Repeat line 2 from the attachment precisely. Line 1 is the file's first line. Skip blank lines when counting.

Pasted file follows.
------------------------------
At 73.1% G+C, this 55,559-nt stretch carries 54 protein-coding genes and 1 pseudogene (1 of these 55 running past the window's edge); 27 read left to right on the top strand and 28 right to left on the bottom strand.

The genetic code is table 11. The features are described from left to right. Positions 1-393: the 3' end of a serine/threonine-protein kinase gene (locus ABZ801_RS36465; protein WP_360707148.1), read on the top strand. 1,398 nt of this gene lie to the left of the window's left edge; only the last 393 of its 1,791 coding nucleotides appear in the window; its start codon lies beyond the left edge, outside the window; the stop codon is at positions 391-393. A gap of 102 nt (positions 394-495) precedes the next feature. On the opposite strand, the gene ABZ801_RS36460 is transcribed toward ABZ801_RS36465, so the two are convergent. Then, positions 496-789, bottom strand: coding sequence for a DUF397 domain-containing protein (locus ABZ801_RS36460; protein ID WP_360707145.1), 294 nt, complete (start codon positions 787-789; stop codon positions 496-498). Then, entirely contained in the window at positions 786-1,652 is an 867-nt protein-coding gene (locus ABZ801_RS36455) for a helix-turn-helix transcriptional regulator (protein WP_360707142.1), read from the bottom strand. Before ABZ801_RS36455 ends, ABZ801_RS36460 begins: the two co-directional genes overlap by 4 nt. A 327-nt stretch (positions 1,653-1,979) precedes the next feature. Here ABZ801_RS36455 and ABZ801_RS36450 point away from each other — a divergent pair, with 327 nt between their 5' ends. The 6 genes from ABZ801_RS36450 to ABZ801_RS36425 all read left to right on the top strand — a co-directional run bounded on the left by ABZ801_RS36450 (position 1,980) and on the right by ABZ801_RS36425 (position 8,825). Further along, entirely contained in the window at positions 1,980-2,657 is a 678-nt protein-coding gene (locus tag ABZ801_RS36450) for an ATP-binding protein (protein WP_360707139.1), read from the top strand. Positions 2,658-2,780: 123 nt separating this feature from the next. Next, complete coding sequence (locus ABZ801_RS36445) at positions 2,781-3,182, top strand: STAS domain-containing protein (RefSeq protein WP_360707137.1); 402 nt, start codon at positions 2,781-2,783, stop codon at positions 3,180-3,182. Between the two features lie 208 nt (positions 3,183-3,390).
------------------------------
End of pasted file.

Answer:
The genetic code is table 11. The features are described from left to right. Positions 1-393: the 3' end of a serine/threonine-protein kinase gene (locus ABZ801_RS36465; protein WP_360707148.1), read on the top strand. 1,398 nt of this gene lie to the left of the window's left edge; only the last 393 of its 1,791 coding nucleotides appear in the window; its start codon lies beyond the left edge, outside the window; the stop codon is at positions 391-393. A gap of 102 nt (positions 394-495) precedes the next feature. On the opposite strand, the gene ABZ801_RS36460 is transcribed toward ABZ801_RS36465, so the two are convergent. Then, positions 496-789, bottom strand: coding sequence for a DUF397 domain-containing protein (locus ABZ801_RS36460; protein ID WP_360707145.1), 294 nt, complete (start codon positions 787-789; stop codon positions 496-498). Then, entirely contained in the window at positions 786-1,652 is an 867-nt protein-coding gene (locus ABZ801_RS36455) for a helix-turn-helix transcriptional regulator (protein WP_360707142.1), read from the bottom strand. Before ABZ801_RS36455 ends, ABZ801_RS36460 begins: the two co-directional genes overlap by 4 nt. A 327-nt stretch (positions 1,653-1,979) precedes the next feature. Here ABZ801_RS36455 and ABZ801_RS36450 point away from each other — a divergent pair, with 327 nt between their 5' ends. The 6 genes from ABZ801_RS36450 to ABZ801_RS36425 all read left to right on the top strand — a co-directional run bounded on the left by ABZ801_RS36450 (position 1,980) and on the right by ABZ801_RS36425 (position 8,825). Further along, entirely contained in the window at positions 1,980-2,657 is a 678-nt protein-coding gene (locus tag ABZ801_RS36450) for an ATP-binding protein (protein WP_360707139.1), read from the top strand. Positions 2,658-2,780: 123 nt separating this feature from the next. Next, complete coding sequence (locus ABZ801_RS36445) at positions 2,781-3,182, top strand: STAS domain-containing protein (RefSeq protein WP_360707137.1); 402 nt, start codon at positions 2,781-2,783, stop codon at positions 3,180-3,182. Between the two features lie 208 nt (positions 3,183-3,390).